The Philippine UPR Watch delegation noted that the “breaking-news” glowing announcement by the Philippine government that the Chief Justice was convicted ostensibly for corruption was met with muted disinterest and lethargic reaction at the UN Human Rights Council floor.

Reference:
Marie Hilao-Enriquez and Fr. Jonash Joyohoy
Co-Heads, Philippine UPR Watch
Phone: +41 76 792 4973
Email: peoples.upr@gmail.com

At the entrance: UPR delegates, human rights violation victims, and support groups cue early in the morning to attend the Philippines' Universal Periodic Review. (L-R) Jacquiline Ruiz (Children's Rehabilitation Center), Melissa Roxas (torture survivor), Bai Ali Indayla (KAWAGIB and Moro-Christian Peoples' Alliance), Ric Gacayan, Jr. (Campaign for Human Rights in the Philippines-United Kingdom), Jamima Fagta (CHRP-UK), Atty. Edre Olalia (National Union of Peoples' Lawyers), and Garry Martinez (Migrante International).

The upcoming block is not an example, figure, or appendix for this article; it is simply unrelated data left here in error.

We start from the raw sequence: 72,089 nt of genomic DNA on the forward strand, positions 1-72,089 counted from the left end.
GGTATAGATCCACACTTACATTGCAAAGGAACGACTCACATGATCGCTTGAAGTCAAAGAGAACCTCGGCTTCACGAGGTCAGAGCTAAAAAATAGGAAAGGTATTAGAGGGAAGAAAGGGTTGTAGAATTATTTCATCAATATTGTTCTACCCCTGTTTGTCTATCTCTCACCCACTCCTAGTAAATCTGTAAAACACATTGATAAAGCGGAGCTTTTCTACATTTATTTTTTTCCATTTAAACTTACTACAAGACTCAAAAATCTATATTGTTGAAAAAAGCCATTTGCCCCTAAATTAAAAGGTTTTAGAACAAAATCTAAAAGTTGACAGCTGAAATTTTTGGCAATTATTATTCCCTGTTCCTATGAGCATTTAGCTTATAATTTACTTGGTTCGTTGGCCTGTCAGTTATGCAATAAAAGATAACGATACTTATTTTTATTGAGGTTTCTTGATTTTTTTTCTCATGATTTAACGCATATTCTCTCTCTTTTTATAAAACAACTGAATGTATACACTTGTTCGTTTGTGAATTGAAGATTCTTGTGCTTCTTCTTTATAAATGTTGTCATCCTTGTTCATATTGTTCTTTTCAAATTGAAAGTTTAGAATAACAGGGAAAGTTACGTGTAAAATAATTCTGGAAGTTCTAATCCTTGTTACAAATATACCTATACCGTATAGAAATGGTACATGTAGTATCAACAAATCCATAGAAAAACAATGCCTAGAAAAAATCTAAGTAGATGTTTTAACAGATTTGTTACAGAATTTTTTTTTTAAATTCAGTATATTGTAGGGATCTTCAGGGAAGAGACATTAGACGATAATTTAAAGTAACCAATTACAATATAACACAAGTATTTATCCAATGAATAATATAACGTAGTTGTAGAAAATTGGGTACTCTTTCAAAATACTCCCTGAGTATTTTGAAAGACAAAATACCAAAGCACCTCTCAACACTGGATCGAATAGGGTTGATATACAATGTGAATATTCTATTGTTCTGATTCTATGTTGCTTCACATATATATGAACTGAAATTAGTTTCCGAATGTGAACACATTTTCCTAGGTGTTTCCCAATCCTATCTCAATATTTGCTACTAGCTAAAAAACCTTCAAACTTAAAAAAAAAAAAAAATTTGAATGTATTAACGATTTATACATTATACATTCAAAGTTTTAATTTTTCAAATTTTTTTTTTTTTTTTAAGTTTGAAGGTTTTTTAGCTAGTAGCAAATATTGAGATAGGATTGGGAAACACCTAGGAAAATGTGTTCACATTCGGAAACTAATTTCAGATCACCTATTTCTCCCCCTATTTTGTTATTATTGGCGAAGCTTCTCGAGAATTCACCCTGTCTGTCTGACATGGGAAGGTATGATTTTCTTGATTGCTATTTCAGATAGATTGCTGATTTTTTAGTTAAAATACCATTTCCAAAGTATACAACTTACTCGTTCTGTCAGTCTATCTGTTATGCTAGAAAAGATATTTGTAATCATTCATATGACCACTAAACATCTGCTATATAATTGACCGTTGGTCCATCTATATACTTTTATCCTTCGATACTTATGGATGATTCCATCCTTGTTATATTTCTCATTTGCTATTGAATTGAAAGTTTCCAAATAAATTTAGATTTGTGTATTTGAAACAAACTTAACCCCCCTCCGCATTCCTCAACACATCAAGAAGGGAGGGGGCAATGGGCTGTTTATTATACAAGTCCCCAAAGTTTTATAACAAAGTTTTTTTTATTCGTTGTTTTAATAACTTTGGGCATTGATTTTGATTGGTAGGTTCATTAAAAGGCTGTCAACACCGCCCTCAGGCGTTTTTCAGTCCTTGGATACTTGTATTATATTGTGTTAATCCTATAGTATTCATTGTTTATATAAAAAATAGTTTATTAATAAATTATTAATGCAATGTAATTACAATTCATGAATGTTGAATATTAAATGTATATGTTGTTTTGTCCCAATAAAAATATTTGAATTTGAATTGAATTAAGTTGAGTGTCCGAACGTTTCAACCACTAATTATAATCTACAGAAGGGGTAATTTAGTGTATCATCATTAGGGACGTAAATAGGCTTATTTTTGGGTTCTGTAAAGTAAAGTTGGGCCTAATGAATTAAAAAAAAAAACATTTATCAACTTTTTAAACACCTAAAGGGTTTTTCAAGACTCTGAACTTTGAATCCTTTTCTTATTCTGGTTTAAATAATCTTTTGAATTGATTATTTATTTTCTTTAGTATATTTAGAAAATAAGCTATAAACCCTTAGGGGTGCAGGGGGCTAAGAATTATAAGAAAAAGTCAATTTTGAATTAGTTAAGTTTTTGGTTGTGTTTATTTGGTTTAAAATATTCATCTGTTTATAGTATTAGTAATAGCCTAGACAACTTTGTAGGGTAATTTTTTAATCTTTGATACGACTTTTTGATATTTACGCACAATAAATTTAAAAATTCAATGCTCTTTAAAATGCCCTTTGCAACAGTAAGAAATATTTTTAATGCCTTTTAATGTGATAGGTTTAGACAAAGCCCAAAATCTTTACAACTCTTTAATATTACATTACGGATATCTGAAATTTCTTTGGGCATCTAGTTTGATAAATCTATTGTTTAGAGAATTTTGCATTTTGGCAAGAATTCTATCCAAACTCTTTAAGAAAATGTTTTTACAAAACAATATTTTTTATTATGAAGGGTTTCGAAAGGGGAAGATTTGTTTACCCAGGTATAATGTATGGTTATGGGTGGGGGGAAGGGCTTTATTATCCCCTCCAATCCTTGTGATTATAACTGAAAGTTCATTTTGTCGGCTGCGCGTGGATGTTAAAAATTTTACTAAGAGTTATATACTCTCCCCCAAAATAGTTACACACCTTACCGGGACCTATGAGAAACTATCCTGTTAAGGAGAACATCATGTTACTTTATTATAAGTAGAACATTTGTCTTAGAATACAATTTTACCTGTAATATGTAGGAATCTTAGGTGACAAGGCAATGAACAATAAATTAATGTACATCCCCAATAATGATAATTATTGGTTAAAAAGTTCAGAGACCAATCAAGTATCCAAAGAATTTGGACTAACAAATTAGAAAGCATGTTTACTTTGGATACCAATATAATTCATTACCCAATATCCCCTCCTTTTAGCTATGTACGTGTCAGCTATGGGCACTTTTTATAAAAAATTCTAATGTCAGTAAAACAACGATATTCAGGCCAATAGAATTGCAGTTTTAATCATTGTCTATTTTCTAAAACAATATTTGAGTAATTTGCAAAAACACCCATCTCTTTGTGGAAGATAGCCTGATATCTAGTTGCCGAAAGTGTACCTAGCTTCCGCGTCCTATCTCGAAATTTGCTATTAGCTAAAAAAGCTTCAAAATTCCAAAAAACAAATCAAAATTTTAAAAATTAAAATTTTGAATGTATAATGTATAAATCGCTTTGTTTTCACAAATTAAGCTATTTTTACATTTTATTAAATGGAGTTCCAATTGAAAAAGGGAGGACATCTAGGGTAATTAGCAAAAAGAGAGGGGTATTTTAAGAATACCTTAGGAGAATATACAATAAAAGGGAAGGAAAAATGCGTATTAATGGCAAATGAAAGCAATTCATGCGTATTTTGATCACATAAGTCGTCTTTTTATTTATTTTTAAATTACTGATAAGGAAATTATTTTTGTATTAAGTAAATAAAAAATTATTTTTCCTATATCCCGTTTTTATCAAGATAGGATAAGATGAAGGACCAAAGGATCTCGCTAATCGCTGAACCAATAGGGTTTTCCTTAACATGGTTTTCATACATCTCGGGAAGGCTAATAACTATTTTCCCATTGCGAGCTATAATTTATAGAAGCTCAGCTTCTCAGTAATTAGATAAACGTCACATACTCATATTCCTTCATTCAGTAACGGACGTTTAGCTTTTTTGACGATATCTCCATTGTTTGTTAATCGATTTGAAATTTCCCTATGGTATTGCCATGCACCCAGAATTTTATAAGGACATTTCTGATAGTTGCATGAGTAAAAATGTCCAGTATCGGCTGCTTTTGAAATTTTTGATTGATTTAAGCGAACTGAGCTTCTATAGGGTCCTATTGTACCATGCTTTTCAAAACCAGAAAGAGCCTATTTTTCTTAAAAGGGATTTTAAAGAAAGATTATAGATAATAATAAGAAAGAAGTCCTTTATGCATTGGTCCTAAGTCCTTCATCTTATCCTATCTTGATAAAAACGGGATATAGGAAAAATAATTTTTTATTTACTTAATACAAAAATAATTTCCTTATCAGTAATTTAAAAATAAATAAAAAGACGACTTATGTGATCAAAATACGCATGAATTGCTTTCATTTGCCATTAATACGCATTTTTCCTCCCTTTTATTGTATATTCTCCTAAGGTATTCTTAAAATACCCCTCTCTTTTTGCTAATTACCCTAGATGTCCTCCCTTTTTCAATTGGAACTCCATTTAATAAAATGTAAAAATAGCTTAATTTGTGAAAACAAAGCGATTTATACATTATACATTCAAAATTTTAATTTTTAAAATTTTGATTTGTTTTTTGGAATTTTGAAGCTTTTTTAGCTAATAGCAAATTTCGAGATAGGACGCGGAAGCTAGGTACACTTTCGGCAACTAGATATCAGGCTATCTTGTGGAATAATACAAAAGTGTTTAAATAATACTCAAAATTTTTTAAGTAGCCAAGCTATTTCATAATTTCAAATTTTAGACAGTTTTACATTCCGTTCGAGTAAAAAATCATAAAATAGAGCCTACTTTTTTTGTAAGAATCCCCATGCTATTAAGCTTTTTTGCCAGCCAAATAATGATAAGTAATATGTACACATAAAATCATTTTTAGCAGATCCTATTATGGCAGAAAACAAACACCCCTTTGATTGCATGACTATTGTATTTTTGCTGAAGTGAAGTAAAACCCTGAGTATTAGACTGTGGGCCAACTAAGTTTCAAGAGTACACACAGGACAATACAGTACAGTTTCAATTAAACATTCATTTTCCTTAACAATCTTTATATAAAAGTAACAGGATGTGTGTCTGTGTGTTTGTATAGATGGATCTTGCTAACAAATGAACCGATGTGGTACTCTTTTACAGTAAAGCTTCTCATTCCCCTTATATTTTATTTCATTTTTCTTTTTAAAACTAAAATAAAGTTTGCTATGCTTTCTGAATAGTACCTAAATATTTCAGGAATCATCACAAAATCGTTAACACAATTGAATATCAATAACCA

Delegates: Inside the session hall, delegates listen intently to the report and interactive dialogues between the Philippine mission and other state representatives.

Protest using tablets: "End Extrajudicial Killings in the Philippines!," "End Impunity!," and "Free all Political Prisoners!"--the Filipino people speak out.

FOR IMMEDIATE RELEASE
May 29, 2012

GENEVA–As the Chief Justice of the Philippines was being handed down a verdict in the impeachment trial, the Philippine government was also undergoing a similar process of accountability, this time before the United Nations.

Around 69 countries quizzed the Philippine government on its human rights record, Tuesday May 29 in Geneva, Switzerland. The Philippines participated in the second cycle of the Universal Periodic Review of the United Nations Human Rights Council. One after the other, at least 22 countries expressed concerns on the continuing spate of extrajudicial killings, enforced disappearances and torture in particular, and impunity in general, according to the Philippine UPR Watch. Several countries also called on the Philippine government to dismantle all paramilitary groups and militias.